provides mechanism for implementing many access control systems. The sample
implementation includes five mechanisms:
Host Access Simple host-based access control. MIT-MAGIC-COOKIE-1 Shared plain-text "cookies". XDM-AUTHORIZATION-1 Secure DES based private-keys. SUN-DES-1 Based on Sun's secure rpc system. MIT-KERBEROS-5 Kerberos Version 5 user-to-user.
Any client on a host in the host access control list is allowed access to the X server. This system can work reasonably well in an environment where everyone trusts everyone, or when only a single person can log in to a given machine, and is easy to use when the list of hosts used is small. This system does not work well when multiple people can log in to a single machine and mutual trust does not exist. The list of allowed hosts is stored in the X server and can be changed with the xhost command. When using the more secure mechanisms listed below, the host list is normally configured to be the empty list, so that only authorized programs can connect to the display.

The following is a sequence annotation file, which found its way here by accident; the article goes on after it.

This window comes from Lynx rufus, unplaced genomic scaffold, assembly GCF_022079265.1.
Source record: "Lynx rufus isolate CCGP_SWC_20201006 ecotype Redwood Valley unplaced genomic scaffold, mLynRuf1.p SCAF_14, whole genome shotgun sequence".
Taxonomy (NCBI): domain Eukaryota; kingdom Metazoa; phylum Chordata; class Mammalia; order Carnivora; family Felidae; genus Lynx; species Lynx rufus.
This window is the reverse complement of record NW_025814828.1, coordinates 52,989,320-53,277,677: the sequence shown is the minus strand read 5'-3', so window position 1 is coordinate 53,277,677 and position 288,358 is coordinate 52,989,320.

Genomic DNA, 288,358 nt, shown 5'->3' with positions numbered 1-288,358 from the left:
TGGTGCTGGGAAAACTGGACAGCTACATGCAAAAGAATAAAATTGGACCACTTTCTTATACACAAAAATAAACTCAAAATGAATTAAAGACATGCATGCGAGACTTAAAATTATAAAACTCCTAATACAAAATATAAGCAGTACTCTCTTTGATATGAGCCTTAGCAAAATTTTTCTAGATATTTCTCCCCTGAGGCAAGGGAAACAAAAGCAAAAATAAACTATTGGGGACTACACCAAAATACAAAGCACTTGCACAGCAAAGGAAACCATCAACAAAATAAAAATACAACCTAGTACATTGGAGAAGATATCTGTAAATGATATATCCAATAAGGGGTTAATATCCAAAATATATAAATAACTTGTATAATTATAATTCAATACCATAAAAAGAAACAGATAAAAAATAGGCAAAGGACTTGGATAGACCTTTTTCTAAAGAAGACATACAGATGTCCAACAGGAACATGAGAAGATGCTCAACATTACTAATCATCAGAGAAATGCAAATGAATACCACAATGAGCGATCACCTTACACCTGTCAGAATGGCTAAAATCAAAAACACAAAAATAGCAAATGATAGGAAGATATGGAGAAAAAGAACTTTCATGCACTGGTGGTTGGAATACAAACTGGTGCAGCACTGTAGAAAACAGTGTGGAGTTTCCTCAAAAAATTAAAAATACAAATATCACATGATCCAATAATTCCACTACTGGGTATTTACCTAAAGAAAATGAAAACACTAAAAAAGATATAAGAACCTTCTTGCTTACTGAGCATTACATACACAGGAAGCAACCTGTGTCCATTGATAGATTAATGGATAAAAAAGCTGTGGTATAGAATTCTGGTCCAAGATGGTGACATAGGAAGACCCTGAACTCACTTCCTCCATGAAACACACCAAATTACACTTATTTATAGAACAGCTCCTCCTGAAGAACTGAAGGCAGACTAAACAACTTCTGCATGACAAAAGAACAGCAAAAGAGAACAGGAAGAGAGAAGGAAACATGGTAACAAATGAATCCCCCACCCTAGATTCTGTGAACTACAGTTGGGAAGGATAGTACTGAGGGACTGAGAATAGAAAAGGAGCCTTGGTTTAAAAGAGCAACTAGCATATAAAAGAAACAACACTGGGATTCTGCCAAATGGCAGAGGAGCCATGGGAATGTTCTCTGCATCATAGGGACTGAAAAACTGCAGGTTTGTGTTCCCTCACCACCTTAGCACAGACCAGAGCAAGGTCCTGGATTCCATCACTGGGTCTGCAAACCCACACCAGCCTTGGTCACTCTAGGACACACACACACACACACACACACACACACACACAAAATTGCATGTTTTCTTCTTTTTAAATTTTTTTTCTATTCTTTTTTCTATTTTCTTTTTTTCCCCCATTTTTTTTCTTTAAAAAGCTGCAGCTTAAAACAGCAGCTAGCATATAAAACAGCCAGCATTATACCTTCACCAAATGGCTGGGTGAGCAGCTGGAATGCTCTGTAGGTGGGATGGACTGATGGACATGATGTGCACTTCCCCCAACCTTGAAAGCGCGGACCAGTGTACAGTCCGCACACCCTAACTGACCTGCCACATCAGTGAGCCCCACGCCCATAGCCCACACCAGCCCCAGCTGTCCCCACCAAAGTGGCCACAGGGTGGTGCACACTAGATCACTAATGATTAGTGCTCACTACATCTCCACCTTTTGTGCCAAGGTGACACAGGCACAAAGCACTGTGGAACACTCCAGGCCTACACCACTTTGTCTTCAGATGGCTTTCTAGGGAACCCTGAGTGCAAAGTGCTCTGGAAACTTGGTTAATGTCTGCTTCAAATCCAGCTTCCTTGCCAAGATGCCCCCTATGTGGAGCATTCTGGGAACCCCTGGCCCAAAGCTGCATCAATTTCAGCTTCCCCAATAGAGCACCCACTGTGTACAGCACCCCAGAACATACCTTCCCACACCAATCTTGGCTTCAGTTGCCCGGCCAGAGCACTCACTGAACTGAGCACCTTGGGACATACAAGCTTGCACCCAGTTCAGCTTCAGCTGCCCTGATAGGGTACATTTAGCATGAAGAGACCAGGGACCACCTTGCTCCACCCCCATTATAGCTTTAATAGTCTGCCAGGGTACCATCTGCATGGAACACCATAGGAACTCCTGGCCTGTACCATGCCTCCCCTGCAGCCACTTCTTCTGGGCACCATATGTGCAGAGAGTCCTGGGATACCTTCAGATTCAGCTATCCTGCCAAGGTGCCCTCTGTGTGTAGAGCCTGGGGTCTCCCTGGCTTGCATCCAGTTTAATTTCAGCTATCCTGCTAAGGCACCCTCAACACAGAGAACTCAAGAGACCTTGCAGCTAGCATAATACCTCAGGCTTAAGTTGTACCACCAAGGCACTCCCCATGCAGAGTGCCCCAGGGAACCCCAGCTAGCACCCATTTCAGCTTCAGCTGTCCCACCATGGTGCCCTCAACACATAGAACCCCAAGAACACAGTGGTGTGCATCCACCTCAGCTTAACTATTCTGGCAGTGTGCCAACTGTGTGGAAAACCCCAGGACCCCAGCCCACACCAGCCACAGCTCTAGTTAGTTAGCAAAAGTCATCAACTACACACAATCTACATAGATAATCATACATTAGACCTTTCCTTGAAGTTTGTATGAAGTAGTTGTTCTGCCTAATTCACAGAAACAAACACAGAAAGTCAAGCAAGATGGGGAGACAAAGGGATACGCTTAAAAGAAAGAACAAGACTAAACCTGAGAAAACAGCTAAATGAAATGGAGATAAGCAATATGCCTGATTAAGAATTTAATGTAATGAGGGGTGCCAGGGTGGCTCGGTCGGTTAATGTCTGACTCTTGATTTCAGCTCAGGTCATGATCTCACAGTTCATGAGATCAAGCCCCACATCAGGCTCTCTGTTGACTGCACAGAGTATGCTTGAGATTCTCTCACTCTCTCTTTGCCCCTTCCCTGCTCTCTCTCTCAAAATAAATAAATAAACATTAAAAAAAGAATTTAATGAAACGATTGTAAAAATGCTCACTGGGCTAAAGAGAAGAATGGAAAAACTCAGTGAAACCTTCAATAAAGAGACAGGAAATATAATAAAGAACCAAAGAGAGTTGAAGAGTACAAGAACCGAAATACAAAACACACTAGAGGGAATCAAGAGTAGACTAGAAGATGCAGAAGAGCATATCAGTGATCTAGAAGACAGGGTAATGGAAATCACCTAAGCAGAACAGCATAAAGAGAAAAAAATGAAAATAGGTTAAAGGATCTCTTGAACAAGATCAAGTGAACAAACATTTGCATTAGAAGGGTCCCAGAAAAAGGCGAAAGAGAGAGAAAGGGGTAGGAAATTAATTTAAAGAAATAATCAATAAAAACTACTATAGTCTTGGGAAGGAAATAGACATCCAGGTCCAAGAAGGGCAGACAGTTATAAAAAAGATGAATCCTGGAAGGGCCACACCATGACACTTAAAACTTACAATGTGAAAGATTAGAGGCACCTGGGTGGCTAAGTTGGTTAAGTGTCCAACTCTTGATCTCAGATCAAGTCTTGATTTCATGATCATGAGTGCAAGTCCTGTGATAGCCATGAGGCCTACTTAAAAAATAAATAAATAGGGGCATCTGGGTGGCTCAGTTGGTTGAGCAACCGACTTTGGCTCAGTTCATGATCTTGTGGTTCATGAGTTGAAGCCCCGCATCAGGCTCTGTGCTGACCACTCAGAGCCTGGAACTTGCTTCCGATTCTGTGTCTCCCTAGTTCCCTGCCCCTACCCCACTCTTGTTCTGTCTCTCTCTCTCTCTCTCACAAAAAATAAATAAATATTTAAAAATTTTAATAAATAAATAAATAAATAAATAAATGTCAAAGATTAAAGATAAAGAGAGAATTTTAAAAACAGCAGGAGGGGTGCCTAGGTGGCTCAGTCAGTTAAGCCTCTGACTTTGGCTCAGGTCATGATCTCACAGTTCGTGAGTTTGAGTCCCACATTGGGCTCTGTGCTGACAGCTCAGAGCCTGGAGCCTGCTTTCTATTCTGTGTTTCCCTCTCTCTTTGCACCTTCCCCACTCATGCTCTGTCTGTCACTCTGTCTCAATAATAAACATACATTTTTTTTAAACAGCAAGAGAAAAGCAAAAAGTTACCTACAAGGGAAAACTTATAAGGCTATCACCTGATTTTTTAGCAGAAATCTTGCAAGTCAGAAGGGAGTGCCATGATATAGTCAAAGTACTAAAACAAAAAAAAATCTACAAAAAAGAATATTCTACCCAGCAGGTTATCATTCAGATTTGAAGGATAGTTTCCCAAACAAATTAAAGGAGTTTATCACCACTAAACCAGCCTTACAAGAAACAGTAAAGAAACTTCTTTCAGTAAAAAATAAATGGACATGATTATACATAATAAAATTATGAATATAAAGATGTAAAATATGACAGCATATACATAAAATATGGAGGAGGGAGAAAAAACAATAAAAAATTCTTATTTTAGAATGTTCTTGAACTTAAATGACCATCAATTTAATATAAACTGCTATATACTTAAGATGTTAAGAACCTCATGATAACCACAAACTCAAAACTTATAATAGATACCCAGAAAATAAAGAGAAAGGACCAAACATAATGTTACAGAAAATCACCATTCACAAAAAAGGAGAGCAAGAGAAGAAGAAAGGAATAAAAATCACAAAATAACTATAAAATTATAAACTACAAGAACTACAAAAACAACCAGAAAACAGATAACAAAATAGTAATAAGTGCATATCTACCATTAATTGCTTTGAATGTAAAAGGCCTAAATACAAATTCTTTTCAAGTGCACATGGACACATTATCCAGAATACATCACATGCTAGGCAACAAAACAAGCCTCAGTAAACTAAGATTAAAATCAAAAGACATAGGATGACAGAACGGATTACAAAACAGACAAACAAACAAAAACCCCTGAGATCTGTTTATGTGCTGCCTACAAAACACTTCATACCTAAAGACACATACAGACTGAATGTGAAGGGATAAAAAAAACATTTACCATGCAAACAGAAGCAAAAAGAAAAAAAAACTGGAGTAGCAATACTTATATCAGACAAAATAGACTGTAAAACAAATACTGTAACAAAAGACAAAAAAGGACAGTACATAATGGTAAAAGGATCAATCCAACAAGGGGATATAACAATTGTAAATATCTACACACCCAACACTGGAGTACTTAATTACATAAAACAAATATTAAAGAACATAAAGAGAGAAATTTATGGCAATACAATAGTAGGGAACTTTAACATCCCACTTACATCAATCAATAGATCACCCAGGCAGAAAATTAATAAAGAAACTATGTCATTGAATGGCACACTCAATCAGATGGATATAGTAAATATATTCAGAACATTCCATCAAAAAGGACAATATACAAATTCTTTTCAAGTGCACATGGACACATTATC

When using MIT-MAGIC-COOKIE-1, the client sends a 128 bit "cookie" along with the connection setup information. If the cookie presented by the client matches one that the X server has, the connection is allowed access. The cookie is chosen so that it is hard to guess; xdm generates such cookies automatically when this form of access control is used. The user's copy of the cookie is usually stored in the .Xauthority file in the home directory, although the environment variable XAUTHORITY can be used to specify an alternate location. Xdm automatically passes a cookie to the server for each new login session, and stores the cookie in the user file at login.